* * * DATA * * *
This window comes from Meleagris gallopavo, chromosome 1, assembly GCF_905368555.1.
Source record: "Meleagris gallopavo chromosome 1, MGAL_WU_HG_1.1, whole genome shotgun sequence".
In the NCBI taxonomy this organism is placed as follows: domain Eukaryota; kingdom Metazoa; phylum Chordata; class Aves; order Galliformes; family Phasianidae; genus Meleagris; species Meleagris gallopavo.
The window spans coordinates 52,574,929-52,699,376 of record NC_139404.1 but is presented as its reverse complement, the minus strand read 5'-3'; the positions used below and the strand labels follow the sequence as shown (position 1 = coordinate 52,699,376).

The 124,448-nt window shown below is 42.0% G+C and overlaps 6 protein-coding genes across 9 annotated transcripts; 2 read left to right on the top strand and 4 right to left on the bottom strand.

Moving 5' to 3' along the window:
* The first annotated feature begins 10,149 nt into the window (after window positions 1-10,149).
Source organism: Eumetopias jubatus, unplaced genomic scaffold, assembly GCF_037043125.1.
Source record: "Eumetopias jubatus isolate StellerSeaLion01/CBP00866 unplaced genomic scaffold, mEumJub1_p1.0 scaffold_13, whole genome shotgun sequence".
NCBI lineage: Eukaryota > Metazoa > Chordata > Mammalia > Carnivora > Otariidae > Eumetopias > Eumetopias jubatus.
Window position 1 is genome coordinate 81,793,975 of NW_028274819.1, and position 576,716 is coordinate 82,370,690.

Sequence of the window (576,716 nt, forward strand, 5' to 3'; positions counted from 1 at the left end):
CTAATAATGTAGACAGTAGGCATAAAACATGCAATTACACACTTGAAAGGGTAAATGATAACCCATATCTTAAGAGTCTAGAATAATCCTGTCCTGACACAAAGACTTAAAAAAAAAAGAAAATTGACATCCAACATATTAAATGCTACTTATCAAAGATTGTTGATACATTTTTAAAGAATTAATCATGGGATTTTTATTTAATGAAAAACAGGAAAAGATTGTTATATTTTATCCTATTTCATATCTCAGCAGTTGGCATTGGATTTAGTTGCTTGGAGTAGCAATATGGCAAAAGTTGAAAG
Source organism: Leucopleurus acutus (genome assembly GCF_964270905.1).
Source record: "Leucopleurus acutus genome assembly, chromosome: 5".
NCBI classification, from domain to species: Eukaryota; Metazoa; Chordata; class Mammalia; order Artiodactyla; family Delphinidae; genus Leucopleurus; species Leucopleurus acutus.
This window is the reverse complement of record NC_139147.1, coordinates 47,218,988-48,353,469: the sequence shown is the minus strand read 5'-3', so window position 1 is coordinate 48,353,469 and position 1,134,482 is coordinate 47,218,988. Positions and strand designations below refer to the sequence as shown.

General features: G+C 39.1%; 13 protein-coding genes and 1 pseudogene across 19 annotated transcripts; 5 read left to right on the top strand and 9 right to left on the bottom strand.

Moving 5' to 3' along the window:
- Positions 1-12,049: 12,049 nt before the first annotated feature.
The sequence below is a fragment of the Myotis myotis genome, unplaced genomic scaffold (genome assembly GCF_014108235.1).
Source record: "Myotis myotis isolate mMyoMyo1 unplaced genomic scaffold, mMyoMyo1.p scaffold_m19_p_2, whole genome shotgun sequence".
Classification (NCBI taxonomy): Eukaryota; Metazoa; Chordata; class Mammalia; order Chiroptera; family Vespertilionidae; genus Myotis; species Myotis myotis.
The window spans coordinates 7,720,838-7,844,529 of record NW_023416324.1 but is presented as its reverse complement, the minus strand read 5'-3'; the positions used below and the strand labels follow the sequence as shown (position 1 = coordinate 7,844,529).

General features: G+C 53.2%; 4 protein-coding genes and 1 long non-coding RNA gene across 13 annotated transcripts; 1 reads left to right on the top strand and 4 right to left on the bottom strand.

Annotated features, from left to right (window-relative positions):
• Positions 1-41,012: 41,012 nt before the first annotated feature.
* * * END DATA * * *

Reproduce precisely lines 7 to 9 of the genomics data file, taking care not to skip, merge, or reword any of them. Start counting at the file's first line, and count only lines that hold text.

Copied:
* The first annotated feature begins 10,149 nt into the window (after window positions 1-10,149).
Source organism: Eumetopias jubatus, unplaced genomic scaffold, assembly GCF_037043125.1.
Source record: "Eumetopias jubatus isolate StellerSeaLion01/CBP00866 unplaced genomic scaffold, mEumJub1_p1.0 scaffold_13, whole genome shotgun sequence".